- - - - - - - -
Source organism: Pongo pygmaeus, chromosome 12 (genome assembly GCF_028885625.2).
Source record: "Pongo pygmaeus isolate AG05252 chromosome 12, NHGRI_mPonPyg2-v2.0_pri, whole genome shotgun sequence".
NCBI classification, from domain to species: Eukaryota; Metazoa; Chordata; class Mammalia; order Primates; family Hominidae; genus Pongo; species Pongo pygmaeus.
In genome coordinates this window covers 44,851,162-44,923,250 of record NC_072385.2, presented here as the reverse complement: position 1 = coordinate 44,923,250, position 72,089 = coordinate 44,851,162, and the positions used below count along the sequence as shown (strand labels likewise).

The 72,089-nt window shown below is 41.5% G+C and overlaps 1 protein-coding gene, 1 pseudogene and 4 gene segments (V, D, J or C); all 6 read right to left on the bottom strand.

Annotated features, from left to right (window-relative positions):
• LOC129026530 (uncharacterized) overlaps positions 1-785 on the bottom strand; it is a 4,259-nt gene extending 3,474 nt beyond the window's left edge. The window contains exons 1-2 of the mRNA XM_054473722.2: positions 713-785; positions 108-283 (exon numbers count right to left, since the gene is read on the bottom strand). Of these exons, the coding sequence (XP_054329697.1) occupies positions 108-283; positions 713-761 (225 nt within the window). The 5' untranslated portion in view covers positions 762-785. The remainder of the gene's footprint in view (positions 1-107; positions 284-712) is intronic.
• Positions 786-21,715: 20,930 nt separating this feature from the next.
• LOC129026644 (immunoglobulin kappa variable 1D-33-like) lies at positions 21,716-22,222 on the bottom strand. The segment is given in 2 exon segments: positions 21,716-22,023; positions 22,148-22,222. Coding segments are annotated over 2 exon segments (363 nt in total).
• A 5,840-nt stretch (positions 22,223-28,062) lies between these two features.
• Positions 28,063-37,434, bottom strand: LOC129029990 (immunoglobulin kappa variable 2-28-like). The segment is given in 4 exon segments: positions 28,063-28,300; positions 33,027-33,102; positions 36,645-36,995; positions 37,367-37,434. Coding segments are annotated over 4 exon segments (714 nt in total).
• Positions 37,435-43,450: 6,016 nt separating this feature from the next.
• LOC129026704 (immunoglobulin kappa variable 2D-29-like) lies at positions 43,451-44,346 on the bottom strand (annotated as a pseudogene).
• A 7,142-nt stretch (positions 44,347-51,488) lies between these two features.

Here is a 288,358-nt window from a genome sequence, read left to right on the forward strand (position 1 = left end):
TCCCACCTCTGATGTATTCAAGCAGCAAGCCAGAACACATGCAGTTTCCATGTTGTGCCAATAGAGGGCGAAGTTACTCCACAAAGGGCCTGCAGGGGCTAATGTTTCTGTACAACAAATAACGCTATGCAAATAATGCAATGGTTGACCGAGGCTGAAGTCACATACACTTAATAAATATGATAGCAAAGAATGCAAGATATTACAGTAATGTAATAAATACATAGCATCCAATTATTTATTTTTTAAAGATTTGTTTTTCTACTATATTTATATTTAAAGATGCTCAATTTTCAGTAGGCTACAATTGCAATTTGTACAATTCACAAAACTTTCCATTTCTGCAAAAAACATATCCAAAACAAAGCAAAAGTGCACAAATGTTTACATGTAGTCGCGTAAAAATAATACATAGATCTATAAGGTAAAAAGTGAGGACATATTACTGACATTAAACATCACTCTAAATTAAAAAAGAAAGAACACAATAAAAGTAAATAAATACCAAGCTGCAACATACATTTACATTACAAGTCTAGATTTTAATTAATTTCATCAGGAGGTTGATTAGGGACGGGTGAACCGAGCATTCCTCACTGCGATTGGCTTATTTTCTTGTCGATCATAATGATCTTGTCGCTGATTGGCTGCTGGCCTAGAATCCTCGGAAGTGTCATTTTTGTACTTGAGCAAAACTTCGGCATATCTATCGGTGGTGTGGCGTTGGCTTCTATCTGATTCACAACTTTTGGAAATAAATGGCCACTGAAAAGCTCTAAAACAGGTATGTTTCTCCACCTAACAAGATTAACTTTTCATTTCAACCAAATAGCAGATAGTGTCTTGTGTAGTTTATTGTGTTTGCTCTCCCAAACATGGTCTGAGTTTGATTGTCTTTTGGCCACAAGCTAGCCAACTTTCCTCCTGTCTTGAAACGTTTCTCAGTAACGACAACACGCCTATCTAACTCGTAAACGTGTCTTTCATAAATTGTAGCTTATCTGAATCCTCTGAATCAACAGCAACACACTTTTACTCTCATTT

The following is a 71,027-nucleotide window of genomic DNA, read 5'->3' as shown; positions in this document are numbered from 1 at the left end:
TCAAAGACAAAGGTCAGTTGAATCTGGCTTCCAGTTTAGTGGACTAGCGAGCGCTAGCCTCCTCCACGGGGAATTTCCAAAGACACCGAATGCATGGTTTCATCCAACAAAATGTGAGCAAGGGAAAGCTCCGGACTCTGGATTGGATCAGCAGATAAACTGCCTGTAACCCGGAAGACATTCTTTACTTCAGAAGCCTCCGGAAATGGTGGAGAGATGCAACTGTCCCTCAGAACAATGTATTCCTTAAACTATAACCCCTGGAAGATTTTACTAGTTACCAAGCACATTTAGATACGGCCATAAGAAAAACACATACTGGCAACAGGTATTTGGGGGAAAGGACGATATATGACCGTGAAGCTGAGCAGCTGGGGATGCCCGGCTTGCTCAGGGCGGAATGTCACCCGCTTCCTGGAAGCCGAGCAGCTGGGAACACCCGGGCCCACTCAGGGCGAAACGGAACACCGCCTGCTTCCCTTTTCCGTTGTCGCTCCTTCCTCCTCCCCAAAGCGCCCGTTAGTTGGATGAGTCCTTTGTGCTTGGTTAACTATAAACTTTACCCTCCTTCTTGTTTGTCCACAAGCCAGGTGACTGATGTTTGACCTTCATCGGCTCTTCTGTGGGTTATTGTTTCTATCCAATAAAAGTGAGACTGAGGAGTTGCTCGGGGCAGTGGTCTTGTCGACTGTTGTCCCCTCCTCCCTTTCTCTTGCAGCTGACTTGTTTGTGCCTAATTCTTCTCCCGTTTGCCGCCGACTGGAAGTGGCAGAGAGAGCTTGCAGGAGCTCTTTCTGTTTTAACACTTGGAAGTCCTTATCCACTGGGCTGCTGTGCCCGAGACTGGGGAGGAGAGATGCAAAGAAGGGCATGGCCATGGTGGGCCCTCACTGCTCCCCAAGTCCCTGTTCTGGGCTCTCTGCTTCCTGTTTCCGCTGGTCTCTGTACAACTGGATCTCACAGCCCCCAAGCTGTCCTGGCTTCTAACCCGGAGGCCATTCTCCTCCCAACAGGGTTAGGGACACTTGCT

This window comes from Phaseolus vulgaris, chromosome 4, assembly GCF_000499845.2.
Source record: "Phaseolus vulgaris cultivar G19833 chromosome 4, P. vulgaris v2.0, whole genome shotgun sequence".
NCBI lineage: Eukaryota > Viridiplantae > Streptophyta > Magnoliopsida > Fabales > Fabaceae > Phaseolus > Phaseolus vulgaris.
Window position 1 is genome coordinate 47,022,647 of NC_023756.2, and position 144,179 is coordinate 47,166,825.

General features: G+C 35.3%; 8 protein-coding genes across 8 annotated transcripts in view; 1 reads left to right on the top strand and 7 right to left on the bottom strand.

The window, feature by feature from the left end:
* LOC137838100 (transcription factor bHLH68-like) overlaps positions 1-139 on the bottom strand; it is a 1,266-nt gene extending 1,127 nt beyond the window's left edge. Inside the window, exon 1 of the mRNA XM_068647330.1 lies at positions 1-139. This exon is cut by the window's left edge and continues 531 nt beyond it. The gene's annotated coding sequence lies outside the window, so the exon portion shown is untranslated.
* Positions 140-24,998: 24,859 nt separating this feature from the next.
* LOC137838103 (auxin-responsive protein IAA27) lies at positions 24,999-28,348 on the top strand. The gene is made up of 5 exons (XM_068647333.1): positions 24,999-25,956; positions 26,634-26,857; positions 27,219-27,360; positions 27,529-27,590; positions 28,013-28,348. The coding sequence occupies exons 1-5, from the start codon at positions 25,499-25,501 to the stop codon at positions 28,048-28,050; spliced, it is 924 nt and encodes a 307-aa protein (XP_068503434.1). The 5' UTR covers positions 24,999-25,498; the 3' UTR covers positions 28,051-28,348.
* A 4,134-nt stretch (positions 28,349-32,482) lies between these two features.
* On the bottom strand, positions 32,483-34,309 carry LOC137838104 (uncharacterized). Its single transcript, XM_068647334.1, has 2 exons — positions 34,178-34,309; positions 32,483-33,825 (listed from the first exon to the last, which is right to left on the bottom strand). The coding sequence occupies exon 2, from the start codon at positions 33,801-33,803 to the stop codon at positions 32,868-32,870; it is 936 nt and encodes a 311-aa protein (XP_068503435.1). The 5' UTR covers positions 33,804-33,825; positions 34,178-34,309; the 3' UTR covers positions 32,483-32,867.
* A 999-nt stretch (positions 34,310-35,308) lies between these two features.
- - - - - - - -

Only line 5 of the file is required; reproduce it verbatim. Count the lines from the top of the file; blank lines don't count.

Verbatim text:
The 72,089-nt window shown below is 41.5% G+C and overlaps 1 protein-coding gene, 1 pseudogene and 4 gene segments (V, D, J or C); all 6 read right to left on the bottom strand.